HARARE - Trading on the Zimbabwe Stock Exchange (ZSE) is expected to remain depressed in the medium-term due to diminishing investor confidence and tight liquidity, a local research firm has said.
Zimbabwe Economic Policy and Research Unit (Zeparu) executive director Gibson Chigumira said the stock market’s free-fall was expected to get worse as the year progresses.
“In 2016, activities on the ZSE are expected to continue on a downward trend coupled with low investor confidence, declining economic fortunes worsened by the El Nino effect which will result in one of the most severe droughts since 1992,” Chigumira said.
The research firm noted that the poor stock market performance was also reflected in falling turnover.
“Total turnover value, which stood at $452,87 million in 2014, declined by 49,52 percent to $228,6 million in 2015.
“The volume of shares traded also declined by 30,54 percent from 3,18 billion shares in 2014 to 2,21 billion shares in 2015,” he said.
According to the barometer, foreign investor participation on the local bourse also continued to decline.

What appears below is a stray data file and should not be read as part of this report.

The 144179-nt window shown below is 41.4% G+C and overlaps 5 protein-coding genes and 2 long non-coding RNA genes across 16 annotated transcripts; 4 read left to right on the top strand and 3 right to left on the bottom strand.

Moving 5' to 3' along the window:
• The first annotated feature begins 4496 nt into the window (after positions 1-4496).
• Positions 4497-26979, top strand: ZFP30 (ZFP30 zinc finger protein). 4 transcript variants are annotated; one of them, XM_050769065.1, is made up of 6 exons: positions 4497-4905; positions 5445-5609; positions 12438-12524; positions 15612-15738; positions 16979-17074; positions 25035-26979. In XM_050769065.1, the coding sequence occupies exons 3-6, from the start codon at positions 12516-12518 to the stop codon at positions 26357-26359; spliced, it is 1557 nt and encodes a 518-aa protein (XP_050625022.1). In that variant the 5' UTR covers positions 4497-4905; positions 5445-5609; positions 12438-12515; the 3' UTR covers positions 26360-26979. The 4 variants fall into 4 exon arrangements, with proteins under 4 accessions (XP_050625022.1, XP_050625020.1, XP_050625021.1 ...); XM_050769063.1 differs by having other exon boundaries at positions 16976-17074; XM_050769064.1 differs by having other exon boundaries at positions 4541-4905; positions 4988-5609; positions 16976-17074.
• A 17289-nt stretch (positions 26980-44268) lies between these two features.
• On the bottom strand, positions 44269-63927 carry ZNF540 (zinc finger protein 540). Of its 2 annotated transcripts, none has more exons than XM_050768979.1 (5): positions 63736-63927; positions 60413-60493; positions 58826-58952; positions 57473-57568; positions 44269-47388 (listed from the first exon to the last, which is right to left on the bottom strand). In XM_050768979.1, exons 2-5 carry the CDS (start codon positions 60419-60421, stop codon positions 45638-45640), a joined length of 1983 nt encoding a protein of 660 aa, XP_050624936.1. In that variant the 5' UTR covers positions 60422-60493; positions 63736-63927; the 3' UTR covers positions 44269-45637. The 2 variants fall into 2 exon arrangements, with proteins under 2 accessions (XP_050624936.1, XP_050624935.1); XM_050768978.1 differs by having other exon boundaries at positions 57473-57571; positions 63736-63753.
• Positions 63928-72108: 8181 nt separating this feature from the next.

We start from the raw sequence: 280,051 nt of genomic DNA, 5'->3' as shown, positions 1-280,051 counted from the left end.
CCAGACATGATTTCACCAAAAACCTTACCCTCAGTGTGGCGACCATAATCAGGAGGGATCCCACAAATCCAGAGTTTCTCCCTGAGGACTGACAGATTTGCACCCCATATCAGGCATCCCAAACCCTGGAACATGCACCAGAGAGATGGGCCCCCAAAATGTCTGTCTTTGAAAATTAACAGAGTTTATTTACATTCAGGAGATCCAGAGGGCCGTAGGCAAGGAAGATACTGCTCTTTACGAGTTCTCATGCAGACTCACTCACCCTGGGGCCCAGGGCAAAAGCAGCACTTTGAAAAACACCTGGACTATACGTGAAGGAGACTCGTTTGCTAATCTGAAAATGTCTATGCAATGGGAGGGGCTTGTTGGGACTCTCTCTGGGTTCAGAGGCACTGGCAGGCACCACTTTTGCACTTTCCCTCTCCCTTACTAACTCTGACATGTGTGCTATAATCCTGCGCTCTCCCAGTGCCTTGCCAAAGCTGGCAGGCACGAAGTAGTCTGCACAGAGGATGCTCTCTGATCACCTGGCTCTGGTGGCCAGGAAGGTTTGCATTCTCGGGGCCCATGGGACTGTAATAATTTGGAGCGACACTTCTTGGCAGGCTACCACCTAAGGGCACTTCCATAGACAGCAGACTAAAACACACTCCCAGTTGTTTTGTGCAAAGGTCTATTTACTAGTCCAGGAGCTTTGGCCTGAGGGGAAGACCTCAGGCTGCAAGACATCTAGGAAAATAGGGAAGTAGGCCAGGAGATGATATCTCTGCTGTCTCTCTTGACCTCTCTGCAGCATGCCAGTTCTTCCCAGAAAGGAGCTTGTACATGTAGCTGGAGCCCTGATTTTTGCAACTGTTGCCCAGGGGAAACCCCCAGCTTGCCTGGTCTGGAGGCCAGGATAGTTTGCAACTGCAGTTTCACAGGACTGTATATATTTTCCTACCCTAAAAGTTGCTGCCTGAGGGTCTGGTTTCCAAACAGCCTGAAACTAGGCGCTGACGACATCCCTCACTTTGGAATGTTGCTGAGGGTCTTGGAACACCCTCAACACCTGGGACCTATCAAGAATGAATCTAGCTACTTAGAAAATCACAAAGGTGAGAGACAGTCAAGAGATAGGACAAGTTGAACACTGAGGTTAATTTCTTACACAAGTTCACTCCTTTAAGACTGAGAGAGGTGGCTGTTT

“The value and volume of shares bought by foreigners declined by 56,27 percent and 41,77 percent respectively while the value and volume of shares sold by foreign investors declined by 32,61 percent and 53,44 percent respectively,” the Zeparu boss said.
Thus market capitalisation which stood at $4,33 billion at the end of 2014, declined by 28,97 percent in 2015 underpinned by poor performance of the stock market.
Lower stock market capitalisation implies a risky market for investment therefore this will likely affect decision to buy by foreign investors, Chigumira said.
2015 saw activities on the ZSE declining from 2014 levels, as trading was weighed down by low foreign investor participation as well as tight liquidity conditions in the domestic economy.
The industrial index which opened the year at 162,57 lost 47,72 points (29,35 percent) to close at 114,85.
For the greater part of 2015 the index fell below its five-year average for the period 2010 to 2014.
The mining index followed a similar pattern. It opened the year at 72,61, but lost 48,89 points (67,33 percent) to close at 23,72.
“Thus during the year it traded below its five-year average and reached its lowest level since trading resumed in the multi-currency period, of 22,33 in November 2015,” the report said.
Economic experts said despite the depressed activity on the stock exchange in January 2016 that saw turnover dropping by 30,37 percent to $11,36 million, the ruling party’s unstoppable — and in most cases — vicious and fatal fights were denting investor confidence in the country.